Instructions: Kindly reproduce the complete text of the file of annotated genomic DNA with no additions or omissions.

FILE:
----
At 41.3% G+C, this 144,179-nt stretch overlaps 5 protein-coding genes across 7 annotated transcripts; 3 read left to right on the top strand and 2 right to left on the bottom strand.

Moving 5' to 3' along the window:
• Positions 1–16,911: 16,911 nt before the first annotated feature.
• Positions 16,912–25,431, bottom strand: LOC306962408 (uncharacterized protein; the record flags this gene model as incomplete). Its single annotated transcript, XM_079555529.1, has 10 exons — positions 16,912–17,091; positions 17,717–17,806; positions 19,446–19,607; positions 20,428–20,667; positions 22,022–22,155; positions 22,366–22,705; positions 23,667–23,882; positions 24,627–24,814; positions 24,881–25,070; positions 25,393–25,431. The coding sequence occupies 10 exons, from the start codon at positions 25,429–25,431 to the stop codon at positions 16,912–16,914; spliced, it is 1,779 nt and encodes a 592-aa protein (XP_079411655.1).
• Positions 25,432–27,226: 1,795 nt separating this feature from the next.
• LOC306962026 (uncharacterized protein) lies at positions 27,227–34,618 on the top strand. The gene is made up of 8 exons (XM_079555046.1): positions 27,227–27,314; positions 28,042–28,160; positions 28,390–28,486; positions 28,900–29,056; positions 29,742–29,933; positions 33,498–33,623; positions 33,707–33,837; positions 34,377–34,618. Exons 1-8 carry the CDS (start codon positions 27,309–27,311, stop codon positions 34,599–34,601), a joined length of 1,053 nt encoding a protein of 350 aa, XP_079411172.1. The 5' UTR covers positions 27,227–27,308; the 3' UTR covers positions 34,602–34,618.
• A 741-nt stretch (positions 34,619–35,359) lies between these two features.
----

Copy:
At 41.3% G+C, this 144,179-nt stretch overlaps 5 protein-coding genes across 7 annotated transcripts; 3 read left to right on the top strand and 2 right to left on the bottom strand.

Moving 5' to 3' along the window:
• Positions 1–16,911: 16,911 nt before the first annotated feature.
• Positions 16,912–25,431, bottom strand: LOC306962408 (uncharacterized protein; the record flags this gene model as incomplete). Its single annotated transcript, XM_079555529.1, has 10 exons — positions 16,912–17,091; positions 17,717–17,806; positions 19,446–19,607; positions 20,428–20,667; positions 22,022–22,155; positions 22,366–22,705; positions 23,667–23,882; positions 24,627–24,814; positions 24,881–25,070; positions 25,393–25,431. The coding sequence occupies 10 exons, from the start codon at positions 25,429–25,431 to the stop codon at positions 16,912–16,914; spliced, it is 1,779 nt and encodes a 592-aa protein (XP_079411655.1).
• Positions 25,432–27,226: 1,795 nt separating this feature from the next.
• LOC306962026 (uncharacterized protein) lies at positions 27,227–34,618 on the top strand. The gene is made up of 8 exons (XM_079555046.1): positions 27,227–27,314; positions 28,042–28,160; positions 28,390–28,486; positions 28,900–29,056; positions 29,742–29,933; positions 33,498–33,623; positions 33,707–33,837; positions 34,377–34,618. Exons 1-8 carry the CDS (start codon positions 27,309–27,311, stop codon positions 34,599–34,601), a joined length of 1,053 nt encoding a protein of 350 aa, XP_079411172.1. The 5' UTR covers positions 27,227–27,308; the 3' UTR covers positions 34,602–34,618.
• A 741-nt stretch (positions 34,619–35,359) lies between these two features.